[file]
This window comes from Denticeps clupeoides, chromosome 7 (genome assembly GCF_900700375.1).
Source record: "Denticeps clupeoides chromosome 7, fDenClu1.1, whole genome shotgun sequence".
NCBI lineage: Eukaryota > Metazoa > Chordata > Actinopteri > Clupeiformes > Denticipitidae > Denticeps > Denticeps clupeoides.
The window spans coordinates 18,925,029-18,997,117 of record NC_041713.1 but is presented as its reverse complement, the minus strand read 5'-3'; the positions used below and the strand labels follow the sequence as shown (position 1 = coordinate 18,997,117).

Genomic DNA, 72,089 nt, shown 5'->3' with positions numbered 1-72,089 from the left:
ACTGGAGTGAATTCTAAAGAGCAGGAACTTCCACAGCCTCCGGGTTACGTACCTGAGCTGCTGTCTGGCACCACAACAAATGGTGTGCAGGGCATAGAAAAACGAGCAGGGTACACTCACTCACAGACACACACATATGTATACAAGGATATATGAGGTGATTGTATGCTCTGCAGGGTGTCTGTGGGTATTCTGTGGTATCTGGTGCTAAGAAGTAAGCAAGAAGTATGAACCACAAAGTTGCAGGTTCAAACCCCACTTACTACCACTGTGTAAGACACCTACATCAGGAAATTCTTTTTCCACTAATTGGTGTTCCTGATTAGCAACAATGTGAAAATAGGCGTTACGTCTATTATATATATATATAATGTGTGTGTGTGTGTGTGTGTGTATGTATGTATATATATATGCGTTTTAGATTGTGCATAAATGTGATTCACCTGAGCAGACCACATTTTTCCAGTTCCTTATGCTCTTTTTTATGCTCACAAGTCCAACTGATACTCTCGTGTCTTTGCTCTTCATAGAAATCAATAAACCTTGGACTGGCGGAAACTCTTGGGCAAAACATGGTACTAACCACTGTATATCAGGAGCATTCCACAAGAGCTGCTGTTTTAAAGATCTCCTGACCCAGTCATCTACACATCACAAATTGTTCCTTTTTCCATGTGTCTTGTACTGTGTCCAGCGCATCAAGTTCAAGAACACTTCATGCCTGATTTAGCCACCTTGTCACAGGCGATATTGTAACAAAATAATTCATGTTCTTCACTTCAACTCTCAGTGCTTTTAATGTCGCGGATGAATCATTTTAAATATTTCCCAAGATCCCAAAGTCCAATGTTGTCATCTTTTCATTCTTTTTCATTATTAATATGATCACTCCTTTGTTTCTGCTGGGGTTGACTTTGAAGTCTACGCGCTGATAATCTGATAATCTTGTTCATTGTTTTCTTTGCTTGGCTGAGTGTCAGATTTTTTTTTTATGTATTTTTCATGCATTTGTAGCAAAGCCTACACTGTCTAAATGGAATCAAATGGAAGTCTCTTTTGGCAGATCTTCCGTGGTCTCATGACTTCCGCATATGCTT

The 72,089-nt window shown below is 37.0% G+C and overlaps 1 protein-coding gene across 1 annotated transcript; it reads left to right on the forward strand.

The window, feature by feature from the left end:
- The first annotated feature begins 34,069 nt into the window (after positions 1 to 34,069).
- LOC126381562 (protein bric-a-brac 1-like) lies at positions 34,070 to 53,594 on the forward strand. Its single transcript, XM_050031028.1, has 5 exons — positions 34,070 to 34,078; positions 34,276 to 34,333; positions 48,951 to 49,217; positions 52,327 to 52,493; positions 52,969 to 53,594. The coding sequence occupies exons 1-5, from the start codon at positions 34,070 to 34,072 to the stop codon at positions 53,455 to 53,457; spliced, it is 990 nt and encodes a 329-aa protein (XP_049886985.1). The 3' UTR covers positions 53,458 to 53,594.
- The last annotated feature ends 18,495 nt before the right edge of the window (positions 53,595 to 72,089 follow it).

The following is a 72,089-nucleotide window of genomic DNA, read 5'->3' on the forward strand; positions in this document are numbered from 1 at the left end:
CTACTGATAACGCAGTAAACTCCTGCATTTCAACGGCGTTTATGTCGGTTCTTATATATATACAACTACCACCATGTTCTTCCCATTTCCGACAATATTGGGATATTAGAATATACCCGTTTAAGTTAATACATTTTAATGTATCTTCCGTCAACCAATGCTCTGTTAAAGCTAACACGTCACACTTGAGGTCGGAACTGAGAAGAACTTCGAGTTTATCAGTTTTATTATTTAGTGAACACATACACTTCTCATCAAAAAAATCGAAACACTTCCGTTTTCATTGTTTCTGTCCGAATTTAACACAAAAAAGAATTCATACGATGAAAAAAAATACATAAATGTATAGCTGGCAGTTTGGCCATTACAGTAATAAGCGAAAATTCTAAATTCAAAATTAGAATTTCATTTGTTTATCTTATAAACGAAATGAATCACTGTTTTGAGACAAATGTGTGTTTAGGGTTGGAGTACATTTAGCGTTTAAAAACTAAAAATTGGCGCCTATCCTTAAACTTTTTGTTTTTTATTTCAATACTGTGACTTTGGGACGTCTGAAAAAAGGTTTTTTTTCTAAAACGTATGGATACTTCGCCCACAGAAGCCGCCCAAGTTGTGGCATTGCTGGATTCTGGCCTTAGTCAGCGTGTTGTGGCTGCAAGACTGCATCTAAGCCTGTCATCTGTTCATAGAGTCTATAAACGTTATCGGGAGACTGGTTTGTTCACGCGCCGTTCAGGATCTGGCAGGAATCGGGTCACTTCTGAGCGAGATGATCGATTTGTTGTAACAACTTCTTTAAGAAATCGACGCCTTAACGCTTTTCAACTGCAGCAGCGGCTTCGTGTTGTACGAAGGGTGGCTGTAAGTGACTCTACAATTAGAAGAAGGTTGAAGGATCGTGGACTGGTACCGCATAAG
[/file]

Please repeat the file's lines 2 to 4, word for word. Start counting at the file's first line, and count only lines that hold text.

Source record: "Denticeps clupeoides chromosome 7, fDenClu1.1, whole genome shotgun sequence".
NCBI lineage: Eukaryota > Metazoa > Chordata > Actinopteri > Clupeiformes > Denticipitidae > Denticeps > Denticeps clupeoides.
The window spans coordinates 18,925,029-18,997,117 of record NC_041713.1 but is presented as its reverse complement, the minus strand read 5'-3'; the positions used below and the strand labels follow the sequence as shown (position 1 = coordinate 18,997,117).